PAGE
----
"cityscape of Salem, Oregon"The comment below, based on spoken remarks, was submitted by IAALS to the Oregon State Bar Board of Governors on November 30, 2021, in support of the Proposed Oregon Legal Paraprofessional Licensing Program.

Hello, my name is Natalie Knowlton. I am the Director of Special Projects at IAALS, the Institute for the Advancement of the American Legal System at the University of Denver. We are a national non-profit research institute dedicated to continuous improvement in the American legal system. 

I am speaking today in support of the Proposed Oregon Legal Paraprofessional Licensing Program. And I commend the Oregon State Bar for pursing this innovative proposal. 

My colleagues and I have conducted national research on the experience of self-represented litigants, particularly in family law cases. In one of these major studies, we partnered with the Multnomah County Family Court, thanks to the leadership of Judge Maureen McKnight.(1) What we found is not surprising—good people and families trying to get through complicated processes.

Many wanted legal help but could not access it. Said one unrepresented litigant from Multnomah County, “It cost me 50 bucks to find out I couldn’t afford a lawyer.” Another, in talking about the cost of a lawyer, said “I’d much rather put that money toward supporting children than trying to fight to get them.”

In fact, contrary to what the prior speaker said [sharing her opinion that clients want nothing less than licensed lawyers], our Cases Without Counsel interview protocol included a line of inquiry designed to assess whether study participants might have been receptive to receiving assistance from an authorized non-attorney professional. The response in favor was overwhelming.(2) 

“It’s better to have someone that at least has some working knowledge of the system,” said one individual, rather “than trying to navigate it alone when you know nothing.” Another remarked, “When you’re going through it, honestly, at that point, anybody—whether they’re a lawyer or not—if they’re qualified to give you that advice, you would appreciate it.”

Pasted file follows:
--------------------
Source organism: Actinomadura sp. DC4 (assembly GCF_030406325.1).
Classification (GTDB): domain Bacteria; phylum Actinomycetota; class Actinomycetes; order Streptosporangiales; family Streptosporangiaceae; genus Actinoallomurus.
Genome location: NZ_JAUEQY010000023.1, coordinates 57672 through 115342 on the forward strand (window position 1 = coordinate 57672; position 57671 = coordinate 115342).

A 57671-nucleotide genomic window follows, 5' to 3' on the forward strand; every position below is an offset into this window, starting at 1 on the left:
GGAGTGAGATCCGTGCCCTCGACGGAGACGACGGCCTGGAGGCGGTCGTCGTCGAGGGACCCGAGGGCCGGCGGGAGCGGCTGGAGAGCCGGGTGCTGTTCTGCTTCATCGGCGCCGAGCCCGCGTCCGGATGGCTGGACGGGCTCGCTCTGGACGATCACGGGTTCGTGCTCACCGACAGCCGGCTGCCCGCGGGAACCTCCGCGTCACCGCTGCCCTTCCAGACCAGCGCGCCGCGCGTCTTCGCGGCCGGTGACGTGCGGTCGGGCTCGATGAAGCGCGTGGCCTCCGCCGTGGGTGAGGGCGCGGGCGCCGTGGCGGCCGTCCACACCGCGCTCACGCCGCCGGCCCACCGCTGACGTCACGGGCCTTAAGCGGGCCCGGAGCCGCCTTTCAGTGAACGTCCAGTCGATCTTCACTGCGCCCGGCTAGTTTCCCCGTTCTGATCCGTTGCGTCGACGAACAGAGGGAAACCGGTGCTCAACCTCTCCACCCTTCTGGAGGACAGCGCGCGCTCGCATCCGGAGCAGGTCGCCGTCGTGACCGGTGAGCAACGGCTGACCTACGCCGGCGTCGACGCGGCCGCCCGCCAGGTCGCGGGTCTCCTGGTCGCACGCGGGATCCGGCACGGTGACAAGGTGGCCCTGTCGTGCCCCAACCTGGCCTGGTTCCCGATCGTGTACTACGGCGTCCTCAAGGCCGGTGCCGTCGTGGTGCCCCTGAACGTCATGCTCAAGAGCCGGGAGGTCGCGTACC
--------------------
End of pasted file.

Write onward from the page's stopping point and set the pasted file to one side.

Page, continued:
The Legal Paraprofessional Licensing Program is a real opportunity to help Oregonians. 

As you heard in the earlier presentation, other states and countries are figuring out ways to adequately train, appropriately supervise, and sufficiently regulate new categories of legal services providers. Of course, the Washington program is perhaps the most well-known of them all, and opponents will point to that program as evidence that the model does not work. But Washington’s experience with implementing the model has no bearing on the paraprofessional model itself or on differing implementations of the model in other states.   

In voicing opposition, you will hear some in the legal community referencing notarios and giving other examples of unscrupulous actors operating outside current regulations who prey on the innocent public. This argument is a red herring, at best. The Legal Paraprofessional framework in the Oregon State Bar’s proposal envisions an educated, trained, and regulated group of professionals—the exact opposite of the shady wild-card actors that are employed as a scare tactic to stop these kinds of innovation.   

On the topic of education, it bears mentioning that family law is not a required course in many law schools, nor is it one of the core tested subjects on the bar exam. Countless attorneys graduate every year and sit for the bar armed with only what they learned about family law in the prep course. As a licensed attorney, I am hard-pressed to understand how these lawyers are more qualified to serve simple domestic relations cases than proposed Legal Paraprofessional who will have undergone the thorough education and training outlined in the earlier presentation. 

We as a profession must move past our sense of superiority over other qualified professionals. We maintain this attitude to the detriment of the public. 

Finally, a word about pro bono and legal aid. There is no single solution to solve the justice crisis, and I can understand how complementary solutions must compete for scarce resources. But in the long and rich traditions of legal aid and pro bono, subsidized legal services have yet to successfully solve the justice crisis. We cannot volunteer ourselves out of this crisis. Nor can we stand by while waiting for unprecedented legal aid funding, the likes of which we have never seen. 

We must think about new services and new providers: Access to legal services can no longer be synonymous with access to a lawyer.

Thank you for giving me the opportunity to speak and thank you, again, for being leaders in legal services innovation. 

Endnotes:

1. Cases Without Counsel was a first-of-its-kind, multi-state qualitative empirical research study designed to explore experiences, behaviors, perceptions, and feelings from the participants’ perspective and in the participants’ own words. Through one-on-one interviews with self-represented litigants in family court and those in the court who interact with these litigants regularly (like judges, self-help center staff, and court clerks), IAALS systematically explored self-represented litigants’ experience with the legal process. The study built on qualitative empirical research undertaken in Canada by Dr. Julie Macfarlane. Participating jurisdictions included (listed from West to East): Multnomah County, Oregon; Larimer County, Colorado; Davidson County, Tennessee; and Franklin County, Massachusetts. Learn more and download the reports at https://iaals.du.edu/projects/cases-without-counsel. 

2. This finding was presented in the recommendations report that supplemented the main research report: Cases Without Counsel, Institute for the Advancement of the American Legal System 29 (May 2016).